Editors’ Picks: 9 Art Events to See in New York This Week

From film to sound art, we've got you covered.

Cao Fei, Still from Haze and Fog.Photo: Courtesy of MoMA.
Cao Fei, Still from Haze and Fog. Courtesy of MoMA.

Tuesday, August 23

Pourquoi viens tu si tard

Still from Pourquoi viens-tu si tard? (Too Late to Love) (1958). Courtesy of Collection Musee Gaumont/MoMA.

1. Film on View: Pourquoi viens-tu si tard? (Too Late to Love) at MoMA 
This gorgeous black-and-white film by prolific director Henri Decoin confronts both absurdity and heartache: “a happy-go-lucky photojournalist” subsequently “falls in love with a lawyer” who is, of course, hiding something. MoMA’s “Gaumont: Cinéma pour tout le monde” series runs through September 7.

Location: 11 West 53rd Street, New York
Price: adults $12, seniors $10, students $8. Reserve tickets here.
Time: 7:00 p.m.

—Daniela Rios

Wednesday, August 24

Embrace of the Serpent

Still from Embrace of the Serpent. Courtesy of the film’s website.

2. Outdoor Cinema: “Embrace of the Serpent” at Socrates Sculpture Park
A film by Colombian director Ciro Guerra takes center stage in this week’s edition of the Socrates Sculpture Park’s Outdoor Cinema program, Nominated for an Academy Award in Best Foreign Language Film, “Embrace of the Serpent” tells the tale of two scientists and the havoc they inadvertently wreak on a community in the Amazon.

Location: 32-01 Vernon Boulevard
Price: Free
Time: 7:00 p.m.

—Rain Embuscado

Thursday, August 25—Tuesday, July 25, 2017

Rudy Shepherd, Black Rock Negative Energy Absorber (2015) at the Three Rivers Arts Festival, Pittsburgh, 2015. Photo Mary Shepherd, courtesy Studio Museum.

Rudy Shepherd, Black Rock Negative Energy Absorber (2015) at the Three Rivers Arts Festival, Pittsburgh, 2015. Photo Mary Shepherd, courtesy Studio Museum.

3. Launch of the Studio Museum in Harlem’s “inHarlem” 
Four artists, four uptown parks: the Studio Museum in Harlem launches a show of public works by Kevin Beasley (Morningside Park), Simone Leigh (Marcus Garvey Park), Kori Newkirk (St. Nicholas Park), and Rudy Shepherd (Jackie Robinson Park).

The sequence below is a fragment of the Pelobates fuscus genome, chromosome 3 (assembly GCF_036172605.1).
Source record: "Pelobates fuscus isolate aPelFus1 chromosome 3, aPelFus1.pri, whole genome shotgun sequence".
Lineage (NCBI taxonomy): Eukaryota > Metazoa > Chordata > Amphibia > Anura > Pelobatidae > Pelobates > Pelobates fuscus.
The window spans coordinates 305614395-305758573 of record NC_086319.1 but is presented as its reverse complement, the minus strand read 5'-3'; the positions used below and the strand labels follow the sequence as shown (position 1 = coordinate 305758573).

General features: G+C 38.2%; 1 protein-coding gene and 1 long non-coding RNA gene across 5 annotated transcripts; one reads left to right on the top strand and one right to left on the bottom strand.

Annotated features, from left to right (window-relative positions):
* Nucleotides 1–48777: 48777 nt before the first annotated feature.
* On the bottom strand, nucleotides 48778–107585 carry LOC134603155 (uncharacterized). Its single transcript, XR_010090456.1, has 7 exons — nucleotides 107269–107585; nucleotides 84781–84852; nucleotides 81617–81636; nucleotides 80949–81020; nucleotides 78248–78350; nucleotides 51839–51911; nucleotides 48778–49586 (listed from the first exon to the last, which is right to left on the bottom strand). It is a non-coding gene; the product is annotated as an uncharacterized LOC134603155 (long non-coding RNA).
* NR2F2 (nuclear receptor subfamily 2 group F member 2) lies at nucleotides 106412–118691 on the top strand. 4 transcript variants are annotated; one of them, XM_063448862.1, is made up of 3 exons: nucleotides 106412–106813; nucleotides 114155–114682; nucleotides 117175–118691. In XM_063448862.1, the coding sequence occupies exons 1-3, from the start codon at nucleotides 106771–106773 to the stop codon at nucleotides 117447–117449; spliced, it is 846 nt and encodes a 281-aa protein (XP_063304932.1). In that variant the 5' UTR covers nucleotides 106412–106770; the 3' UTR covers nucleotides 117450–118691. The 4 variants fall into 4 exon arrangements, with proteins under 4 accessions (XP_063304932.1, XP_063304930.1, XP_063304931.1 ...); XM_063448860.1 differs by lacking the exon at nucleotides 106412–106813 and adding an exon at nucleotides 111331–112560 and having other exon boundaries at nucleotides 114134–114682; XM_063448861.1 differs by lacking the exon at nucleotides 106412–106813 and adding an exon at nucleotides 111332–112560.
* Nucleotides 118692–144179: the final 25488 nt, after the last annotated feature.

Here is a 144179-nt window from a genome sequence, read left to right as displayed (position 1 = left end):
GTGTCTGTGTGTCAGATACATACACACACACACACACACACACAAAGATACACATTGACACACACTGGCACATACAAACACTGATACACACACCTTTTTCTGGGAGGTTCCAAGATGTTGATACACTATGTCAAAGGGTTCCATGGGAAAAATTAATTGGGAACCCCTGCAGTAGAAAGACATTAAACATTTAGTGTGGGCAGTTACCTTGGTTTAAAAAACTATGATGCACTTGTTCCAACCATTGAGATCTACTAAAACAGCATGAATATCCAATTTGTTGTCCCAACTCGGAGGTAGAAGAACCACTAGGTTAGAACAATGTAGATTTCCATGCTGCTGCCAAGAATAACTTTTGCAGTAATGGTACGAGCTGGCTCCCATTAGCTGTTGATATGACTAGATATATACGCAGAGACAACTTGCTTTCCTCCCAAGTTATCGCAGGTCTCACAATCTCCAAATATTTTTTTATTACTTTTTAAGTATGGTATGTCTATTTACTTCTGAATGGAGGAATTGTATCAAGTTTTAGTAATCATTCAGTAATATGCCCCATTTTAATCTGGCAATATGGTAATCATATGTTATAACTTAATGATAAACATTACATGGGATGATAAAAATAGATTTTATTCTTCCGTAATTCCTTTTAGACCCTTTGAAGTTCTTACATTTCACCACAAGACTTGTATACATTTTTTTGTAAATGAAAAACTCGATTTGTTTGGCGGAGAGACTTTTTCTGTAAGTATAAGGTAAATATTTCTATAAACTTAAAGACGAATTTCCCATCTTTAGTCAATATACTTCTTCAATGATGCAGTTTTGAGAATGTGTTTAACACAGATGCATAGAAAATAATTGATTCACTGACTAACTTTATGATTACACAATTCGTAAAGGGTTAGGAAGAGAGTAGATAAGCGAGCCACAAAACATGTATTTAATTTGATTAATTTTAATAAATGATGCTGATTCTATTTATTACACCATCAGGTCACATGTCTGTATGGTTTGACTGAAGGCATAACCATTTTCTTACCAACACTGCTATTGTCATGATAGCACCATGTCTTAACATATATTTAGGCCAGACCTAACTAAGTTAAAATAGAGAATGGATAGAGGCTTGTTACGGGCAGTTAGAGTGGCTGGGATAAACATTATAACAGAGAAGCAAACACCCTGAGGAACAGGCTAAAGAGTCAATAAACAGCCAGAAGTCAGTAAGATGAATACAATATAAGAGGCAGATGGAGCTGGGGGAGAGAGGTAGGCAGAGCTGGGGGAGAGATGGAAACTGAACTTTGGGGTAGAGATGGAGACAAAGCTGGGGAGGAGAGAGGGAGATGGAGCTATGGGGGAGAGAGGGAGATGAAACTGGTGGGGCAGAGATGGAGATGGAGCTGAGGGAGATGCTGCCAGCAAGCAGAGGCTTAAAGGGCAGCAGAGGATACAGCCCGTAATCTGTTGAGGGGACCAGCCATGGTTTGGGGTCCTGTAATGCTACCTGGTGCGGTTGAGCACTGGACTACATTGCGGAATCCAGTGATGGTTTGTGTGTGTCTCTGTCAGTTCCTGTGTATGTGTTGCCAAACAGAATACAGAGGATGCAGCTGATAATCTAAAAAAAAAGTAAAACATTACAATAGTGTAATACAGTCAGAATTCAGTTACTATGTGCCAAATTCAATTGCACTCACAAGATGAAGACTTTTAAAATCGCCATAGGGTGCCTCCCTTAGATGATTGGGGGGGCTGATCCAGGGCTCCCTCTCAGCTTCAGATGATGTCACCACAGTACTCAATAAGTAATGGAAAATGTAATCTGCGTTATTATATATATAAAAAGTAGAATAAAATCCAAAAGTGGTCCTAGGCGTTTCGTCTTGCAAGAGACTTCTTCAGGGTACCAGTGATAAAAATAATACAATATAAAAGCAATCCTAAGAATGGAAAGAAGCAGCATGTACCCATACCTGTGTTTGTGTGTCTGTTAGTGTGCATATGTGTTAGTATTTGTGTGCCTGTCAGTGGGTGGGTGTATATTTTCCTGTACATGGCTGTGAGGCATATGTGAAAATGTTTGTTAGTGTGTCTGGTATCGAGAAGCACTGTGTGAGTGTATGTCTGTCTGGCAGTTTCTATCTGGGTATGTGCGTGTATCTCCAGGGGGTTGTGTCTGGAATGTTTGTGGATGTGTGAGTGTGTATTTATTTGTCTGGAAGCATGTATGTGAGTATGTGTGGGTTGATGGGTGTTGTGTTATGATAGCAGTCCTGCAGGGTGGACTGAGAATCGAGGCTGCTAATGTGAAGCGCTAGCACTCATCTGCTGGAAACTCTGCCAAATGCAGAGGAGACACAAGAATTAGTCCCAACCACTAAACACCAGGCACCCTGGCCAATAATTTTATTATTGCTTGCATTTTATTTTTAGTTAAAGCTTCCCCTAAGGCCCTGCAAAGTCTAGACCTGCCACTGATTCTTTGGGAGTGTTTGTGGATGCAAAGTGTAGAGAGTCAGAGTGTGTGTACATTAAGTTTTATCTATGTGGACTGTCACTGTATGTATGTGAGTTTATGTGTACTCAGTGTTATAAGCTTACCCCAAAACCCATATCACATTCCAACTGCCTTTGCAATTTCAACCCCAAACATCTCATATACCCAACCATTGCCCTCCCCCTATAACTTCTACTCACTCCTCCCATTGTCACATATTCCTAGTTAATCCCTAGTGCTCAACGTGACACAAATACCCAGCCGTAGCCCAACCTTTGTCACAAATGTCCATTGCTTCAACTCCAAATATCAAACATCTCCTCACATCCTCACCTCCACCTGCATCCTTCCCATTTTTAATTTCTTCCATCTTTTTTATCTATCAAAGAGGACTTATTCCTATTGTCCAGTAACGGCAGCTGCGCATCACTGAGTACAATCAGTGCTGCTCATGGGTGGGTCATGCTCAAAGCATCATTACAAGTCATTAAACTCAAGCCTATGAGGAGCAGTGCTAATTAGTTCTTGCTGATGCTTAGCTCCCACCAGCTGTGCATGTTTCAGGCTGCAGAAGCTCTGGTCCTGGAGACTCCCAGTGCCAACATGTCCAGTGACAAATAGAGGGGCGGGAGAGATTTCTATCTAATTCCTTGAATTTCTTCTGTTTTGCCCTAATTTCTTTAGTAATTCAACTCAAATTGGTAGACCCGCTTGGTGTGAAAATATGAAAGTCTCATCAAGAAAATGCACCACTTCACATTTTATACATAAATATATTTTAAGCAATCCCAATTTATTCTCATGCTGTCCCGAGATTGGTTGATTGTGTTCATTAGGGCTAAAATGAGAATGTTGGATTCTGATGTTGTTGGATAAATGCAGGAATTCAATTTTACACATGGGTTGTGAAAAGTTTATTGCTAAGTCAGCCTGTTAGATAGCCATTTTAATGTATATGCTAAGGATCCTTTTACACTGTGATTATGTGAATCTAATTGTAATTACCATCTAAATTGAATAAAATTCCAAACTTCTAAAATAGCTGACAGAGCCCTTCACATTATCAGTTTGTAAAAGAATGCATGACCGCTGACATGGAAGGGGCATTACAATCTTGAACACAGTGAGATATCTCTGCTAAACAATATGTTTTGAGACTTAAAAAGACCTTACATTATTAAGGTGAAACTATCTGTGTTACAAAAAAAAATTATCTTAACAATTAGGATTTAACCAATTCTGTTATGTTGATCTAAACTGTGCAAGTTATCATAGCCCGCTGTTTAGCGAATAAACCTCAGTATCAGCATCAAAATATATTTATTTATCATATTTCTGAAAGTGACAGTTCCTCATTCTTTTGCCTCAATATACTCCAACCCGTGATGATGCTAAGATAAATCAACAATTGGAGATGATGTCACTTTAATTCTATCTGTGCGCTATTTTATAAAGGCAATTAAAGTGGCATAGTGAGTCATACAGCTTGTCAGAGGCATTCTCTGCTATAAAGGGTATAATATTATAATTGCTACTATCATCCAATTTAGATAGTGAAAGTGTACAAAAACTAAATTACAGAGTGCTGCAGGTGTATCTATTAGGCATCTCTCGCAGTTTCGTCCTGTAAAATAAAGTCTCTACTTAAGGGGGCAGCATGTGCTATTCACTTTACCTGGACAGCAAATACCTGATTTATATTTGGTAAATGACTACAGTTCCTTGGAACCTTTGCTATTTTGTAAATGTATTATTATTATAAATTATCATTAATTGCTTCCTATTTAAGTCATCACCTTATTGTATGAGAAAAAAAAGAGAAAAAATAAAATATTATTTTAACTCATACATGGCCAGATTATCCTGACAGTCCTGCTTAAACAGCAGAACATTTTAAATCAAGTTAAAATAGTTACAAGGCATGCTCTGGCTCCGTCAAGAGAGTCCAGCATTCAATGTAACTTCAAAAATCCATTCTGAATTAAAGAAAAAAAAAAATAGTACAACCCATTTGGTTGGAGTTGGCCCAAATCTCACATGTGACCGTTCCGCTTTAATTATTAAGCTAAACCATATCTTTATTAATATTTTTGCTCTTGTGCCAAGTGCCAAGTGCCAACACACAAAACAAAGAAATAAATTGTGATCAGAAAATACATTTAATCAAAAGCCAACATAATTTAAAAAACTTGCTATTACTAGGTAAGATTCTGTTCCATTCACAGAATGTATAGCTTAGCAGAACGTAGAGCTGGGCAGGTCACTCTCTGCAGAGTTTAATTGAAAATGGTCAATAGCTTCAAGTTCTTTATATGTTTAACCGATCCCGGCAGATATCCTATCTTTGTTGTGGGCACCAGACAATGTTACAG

The site-specific installations include Beasley’s sculptures that he calls “acoustic mirrors;” Leigh’s works based on the architecture of the Shona-speaking people of Zimbabwe; Newkirk’s first foray into public sculpture, with reflective fringe curtains; and Shepherd’s “negative energy absorbers,” sculptures that aim to “to dispel people’s feelings of racial prejudice, violence or ordinary disdain by opening them to more compassionate aspects of their personalities.”

Location: Four Harlem Parks
Price: Free
Time: 5:00–7:00 p.m. opening celebration at Marcus Garvey Park

—Brian Boucher

Thursday, August 25

Cao Fei, Cosplayers Series: A Ming At Home (2004). Courtesy of the artist via MoMA PS1.

Cao Fei, Cosplayers Series: A Ming At Home (2004). Courtesy of the artist via MoMA PS1.

4. Cao Fei at MoMA PS1: Exhibition Walkthrough with Xin Wang
Cao Fei’s museum debut in the US comes to an end on August 30, but before it does, art historian Xin Wang will be leading a guided tour to talk about the exhibition’s finer details. Cao’s work, which ranges from video, photography, and installation, engages with a dystopian modern condition. To borrow Kathleen Massara‘s description: “For the artist, there is always a way out, even if it is an imaginary one.”

Location: 22-25 Jackson Avenue, Long Island City
Price: $10 adult
Time: 4:00 p.m.–5:00 p.m.

—Rain Embuscado

Thursday, August 25 

Lea Bertucci. Photo courtesy The Drawing Center.

Lea Bertucci. Photo courtesy The Drawing Center.

5. Performance by Lea Bertucci and Lori Napoleon at the Drawing Center